All that longsome and tempestuous night must the disciples wear out in danger and horror, as given over to the winds and waves; but in the fourth watch of the night, when they were wearied out with toils and fears, comes deliverance. At their entrance into the ship, at the arising of the tempest, at the shutting in of the evening, there was no news of Christ; but when they have been all the night long beaten, not so much with storms and waves as with their own thoughts, now in the fourth watch, (which was near to the morning,) Jesus came unto them, and purposely not till then ; that he might exercise their patience; that he might inure them to wait upon Divine Providence, in cases of extremity; that their devotions might be more whetted by delay ; that they might give gladder welcome to their deliverance. O God, thus thou thinkest fit to do still. We are by turns in our sea, the winds bluster, the billows swell, the night and thy absence heighten our discomfort, thy time and ours is set; as yet it is but midnight with us; can we but hold out patiently till the fourth watch, thou wilt surely come and rescue us. Oh let us not faint under our sorrows; but wear out our three watches of tribulation, with undaunted patience and holy resolution.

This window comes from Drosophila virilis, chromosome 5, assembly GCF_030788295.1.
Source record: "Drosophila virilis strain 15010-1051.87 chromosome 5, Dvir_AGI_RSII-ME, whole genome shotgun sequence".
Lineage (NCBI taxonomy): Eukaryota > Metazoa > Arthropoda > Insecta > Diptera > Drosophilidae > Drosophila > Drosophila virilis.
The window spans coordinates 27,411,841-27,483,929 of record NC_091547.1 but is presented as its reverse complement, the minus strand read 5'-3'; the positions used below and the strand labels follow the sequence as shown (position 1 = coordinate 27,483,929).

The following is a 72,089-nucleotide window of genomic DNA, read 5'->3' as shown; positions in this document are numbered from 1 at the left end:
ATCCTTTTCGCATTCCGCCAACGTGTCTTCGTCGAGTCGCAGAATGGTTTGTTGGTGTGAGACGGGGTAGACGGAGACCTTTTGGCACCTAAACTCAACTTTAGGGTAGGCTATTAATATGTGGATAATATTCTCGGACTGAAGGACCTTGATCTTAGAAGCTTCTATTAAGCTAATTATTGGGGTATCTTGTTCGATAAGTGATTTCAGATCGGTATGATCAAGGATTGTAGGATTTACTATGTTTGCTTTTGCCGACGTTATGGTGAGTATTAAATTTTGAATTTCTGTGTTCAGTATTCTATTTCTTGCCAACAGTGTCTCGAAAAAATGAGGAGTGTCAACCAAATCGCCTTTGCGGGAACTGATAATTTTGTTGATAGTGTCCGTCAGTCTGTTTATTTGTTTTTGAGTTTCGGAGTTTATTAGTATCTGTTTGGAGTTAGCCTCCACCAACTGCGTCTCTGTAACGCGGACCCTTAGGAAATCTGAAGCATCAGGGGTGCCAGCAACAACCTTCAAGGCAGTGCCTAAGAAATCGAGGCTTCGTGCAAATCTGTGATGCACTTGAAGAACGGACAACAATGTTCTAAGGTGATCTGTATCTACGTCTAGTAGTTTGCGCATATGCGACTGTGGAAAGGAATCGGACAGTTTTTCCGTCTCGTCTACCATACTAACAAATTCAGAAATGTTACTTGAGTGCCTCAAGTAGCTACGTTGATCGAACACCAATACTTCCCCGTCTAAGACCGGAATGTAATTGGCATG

O Saviour, our extremities are the seasons of thine aid. Thou camest at last ; but yet so, as that there was more dread than joy in thy presence. Thy coming was both miraculous and frightful.
Thou, God of Elements, passedst through the air, walkedst upon the waters. Whether thou meantest to terminate this miracle in thy body, or in the waves which thou troddest upon; whether so lightening the one, that it should make no impression in the liquid waters, or whether so consolidating the other, that the pavemented waves yielded a firm causeway to thy sacred feet to walk on, I neither determine nor inquire : thy silence ruleth mine; thy power was in either miraculous ; neither know I in whether to adore it more.